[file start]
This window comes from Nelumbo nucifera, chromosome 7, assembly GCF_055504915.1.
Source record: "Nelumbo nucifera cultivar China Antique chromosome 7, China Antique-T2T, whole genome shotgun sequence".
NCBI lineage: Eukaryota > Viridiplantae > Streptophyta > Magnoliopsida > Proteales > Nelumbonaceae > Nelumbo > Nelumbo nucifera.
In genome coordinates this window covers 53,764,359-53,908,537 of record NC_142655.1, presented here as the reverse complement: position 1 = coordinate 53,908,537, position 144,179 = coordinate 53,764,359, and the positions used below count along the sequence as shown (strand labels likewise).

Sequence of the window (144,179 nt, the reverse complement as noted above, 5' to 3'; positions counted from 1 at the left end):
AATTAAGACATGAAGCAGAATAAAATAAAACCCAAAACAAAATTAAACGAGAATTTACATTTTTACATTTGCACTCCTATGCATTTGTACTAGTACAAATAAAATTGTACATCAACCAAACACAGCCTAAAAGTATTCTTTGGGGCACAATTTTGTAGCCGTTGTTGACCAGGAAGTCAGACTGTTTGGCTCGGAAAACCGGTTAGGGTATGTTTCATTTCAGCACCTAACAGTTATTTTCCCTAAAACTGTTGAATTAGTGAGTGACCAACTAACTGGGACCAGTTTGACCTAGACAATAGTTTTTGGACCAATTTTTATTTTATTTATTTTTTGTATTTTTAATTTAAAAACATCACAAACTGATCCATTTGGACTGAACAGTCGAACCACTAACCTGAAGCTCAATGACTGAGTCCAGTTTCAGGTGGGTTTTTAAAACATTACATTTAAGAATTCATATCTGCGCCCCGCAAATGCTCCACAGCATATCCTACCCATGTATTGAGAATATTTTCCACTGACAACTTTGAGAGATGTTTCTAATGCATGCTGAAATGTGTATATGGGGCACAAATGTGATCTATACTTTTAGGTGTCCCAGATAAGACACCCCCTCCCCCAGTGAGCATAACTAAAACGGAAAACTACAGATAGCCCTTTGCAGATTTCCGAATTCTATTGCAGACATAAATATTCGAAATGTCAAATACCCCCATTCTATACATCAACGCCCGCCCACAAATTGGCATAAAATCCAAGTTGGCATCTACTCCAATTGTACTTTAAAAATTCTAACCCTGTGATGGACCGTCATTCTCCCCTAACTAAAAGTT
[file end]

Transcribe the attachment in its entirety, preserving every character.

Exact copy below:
This window comes from Nelumbo nucifera, chromosome 7, assembly GCF_055504915.1.
Source record: "Nelumbo nucifera cultivar China Antique chromosome 7, China Antique-T2T, whole genome shotgun sequence".
NCBI lineage: Eukaryota > Viridiplantae > Streptophyta > Magnoliopsida > Proteales > Nelumbonaceae > Nelumbo > Nelumbo nucifera.
In genome coordinates this window covers 53,764,359-53,908,537 of record NC_142655.1, presented here as the reverse complement: position 1 = coordinate 53,908,537, position 144,179 = coordinate 53,764,359, and the positions used below count along the sequence as shown (strand labels likewise).

Sequence of the window (144,179 nt, the reverse complement as noted above, 5' to 3'; positions counted from 1 at the left end):
AATTAAGACATGAAGCAGAATAAAATAAAACCCAAAACAAAATTAAACGAGAATTTACATTTTTACATTTGCACTCCTATGCATTTGTACTAGTACAAATAAAATTGTACATCAACCAAACACAGCCTAAAAGTATTCTTTGGGGCACAATTTTGTAGCCGTTGTTGACCAGGAAGTCAGACTGTTTGGCTCGGAAAACCGGTTAGGGTATGTTTCATTTCAGCACCTAACAGTTATTTTCCCTAAAACTGTTGAATTAGTGAGTGACCAACTAACTGGGACCAGTTTGACCTAGACAATAGTTTTTGGACCAATTTTTATTTTATTTATTTTTTGTATTTTTAATTTAAAAACATCACAAACTGATCCATTTGGACTGAACAGTCGAACCACTAACCTGAAGCTCAATGACTGAGTCCAGTTTCAGGTGGGTTTTTAAAACATTACATTTAAGAATTCATATCTGCGCCCCGCAAATGCTCCACAGCATATCCTACCCATGTATTGAGAATATTTTCCACTGACAACTTTGAGAGATGTTTCTAATGCATGCTGAAATGTGTATATGGGGCACAAATGTGATCTATACTTTTAGGTGTCCCAGATAAGACACCCCCTCCCCCAGTGAGCATAACTAAAACGGAAAACTACAGATAGCCCTTTGCAGATTTCCGAATTCTATTGCAGACATAAATATTCGAAATGTCAAATACCCCCATTCTATACATCAACGCCCGCCCACAAATTGGCATAAAATCCAAGTTGGCATCTACTCCAATTGTACTTTAAAAATTCTAACCCTGTGATGGACCGTCATTCTCCCCTAACTAAAAGTT